Taxation Determination

TD 93/156

Income tax: is a refund notice an 'assessment' for the purposes of the Income Tax Assessment Act 1936 when a taxpayer has a taxable income above the tax-free threshold but is entitled to franking rebates in excess of the amount of tax otherwise payable and a refund notice issues to refund existing PAYE credits to the taxpayer?

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FOI status:

may be releasedFOI number: I 1215852

This Determination, to the extent that it is capable of being a 'public ruling' in terms of Part IVAAA of the Taxation Administration Act 1953 , is a public ruling for the purposes of that Part. Taxation Ruling TR 92/1 explains when a Determination is a public ruling and how it is binding on the Commissioner. Unless otherwise stated, this Determination applies to years commencing both before and after its date of issue. However, this Determination does not apply to taxpayers to the extent that it conflicts with the terms of a settlement of a dispute agreed to before the date of issue of the Determination (see paragraphs 21 and 22 of Taxation Ruling TR 92/20).

1. No. The imposition of a tax liability is an essential feature of an assessment. A nil assessment is an impossibility (DFC of T v Sheehan 86 ATC 4718 at 4724; (1987) 18 ATR 194 at 201).

2. No tax is payable under the refund notice because the taxpayer's rebate entitlements (under section 160AQU) exceed the tax which would otherwise be payable by the taxpayer on the taxable income. Such a refund notice does not impose any tax liability (Case W69 89 ATC 618 at 626; AAT Case 5237 (1988-89) 20 ATR 3806 at 3814). It is not an assessment for the purposes of the Act.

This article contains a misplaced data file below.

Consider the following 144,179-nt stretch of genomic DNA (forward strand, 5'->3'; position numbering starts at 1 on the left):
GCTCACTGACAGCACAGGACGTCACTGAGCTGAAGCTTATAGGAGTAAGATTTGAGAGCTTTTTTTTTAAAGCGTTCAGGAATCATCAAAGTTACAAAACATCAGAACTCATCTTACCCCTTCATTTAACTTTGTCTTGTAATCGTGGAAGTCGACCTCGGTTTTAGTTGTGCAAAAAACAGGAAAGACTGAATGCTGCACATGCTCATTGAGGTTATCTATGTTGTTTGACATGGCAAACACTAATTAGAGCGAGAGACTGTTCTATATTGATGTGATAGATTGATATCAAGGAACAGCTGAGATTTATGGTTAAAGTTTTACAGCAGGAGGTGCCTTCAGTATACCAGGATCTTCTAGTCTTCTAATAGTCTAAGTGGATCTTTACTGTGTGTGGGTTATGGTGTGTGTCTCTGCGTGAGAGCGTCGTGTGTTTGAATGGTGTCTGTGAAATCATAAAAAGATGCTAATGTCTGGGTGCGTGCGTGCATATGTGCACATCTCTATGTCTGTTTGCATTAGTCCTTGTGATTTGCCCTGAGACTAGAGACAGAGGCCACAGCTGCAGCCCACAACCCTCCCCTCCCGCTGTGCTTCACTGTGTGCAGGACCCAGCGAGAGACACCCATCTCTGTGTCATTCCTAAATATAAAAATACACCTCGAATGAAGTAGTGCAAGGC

3. The taxpayer would not, for example, have any right under section 175A to object against the refund notice.

4. If, at a later date, the Commissioner issues an assessment to increase the taxpayer's taxable income, that assessment would be an original assessment and not an amended assessment. It would not be subject to the time limitations contained in section 170.

Example A taxpayer's return of income for the year ended 30 June 1992 discloses the following:

Salary & wages $6,000
(PAYE deductions of $150.00)
Dividends: franked amount $610
imputation credit $390
$1,000
Taxable Income $7,000
The taxpayer's franking rebate entitlements of $390.00 completely offset the tax of $320.00 which would otherwise be payable by the taxpayer on the taxable income of $7,000. A refund notice issues on 10 April 1993 to refund the PAYE credits of $150.00 to the taxpayer.This refund notice is not an assessment for the purposes of the Act. The taxpayer cannot object against the refund notice under section 175A.In January 1998 (more than four years later), the Commissioner forms the opinion that interest income of $4,000 was omitted from the taxpayer's 1992 year return and issues an assessment to increase the taxpayer's taxable income to $11,000 ($7,000 + $4,000). This assessment is an original assessment. It is not, for example, subject to the four year time limitation contained in subparagraph 170(2)(b)(ii). Normal objection rights would, of course, attach to this original assessment.

Commissioner of Taxation
12/8/93

Previously issued as Draft TD93/D150

References

ATO references:
NO BXH 0025

ISSN 1038 - 8982

Subject References:
Assessment

Legislative References:
ITAA 6(1);
160AQU;
166;
169;
170;
175A

Case References:
Batagol v FC of T
(1963) 109 CLR 243


DFC of T v Sheehan
86 ATC 4718
(1987) 18 ATR 194

Case W69
89 ATC 618

AAT Case 5237
(1988-89) 20 ATR 3806

TD 93/156 history
  Date: Version: Change:
You are here 12 August 1993 Original ruling  
  29 November 2006 Original ruling + note Repeal provision note
  26 September 2012 Withdrawn  

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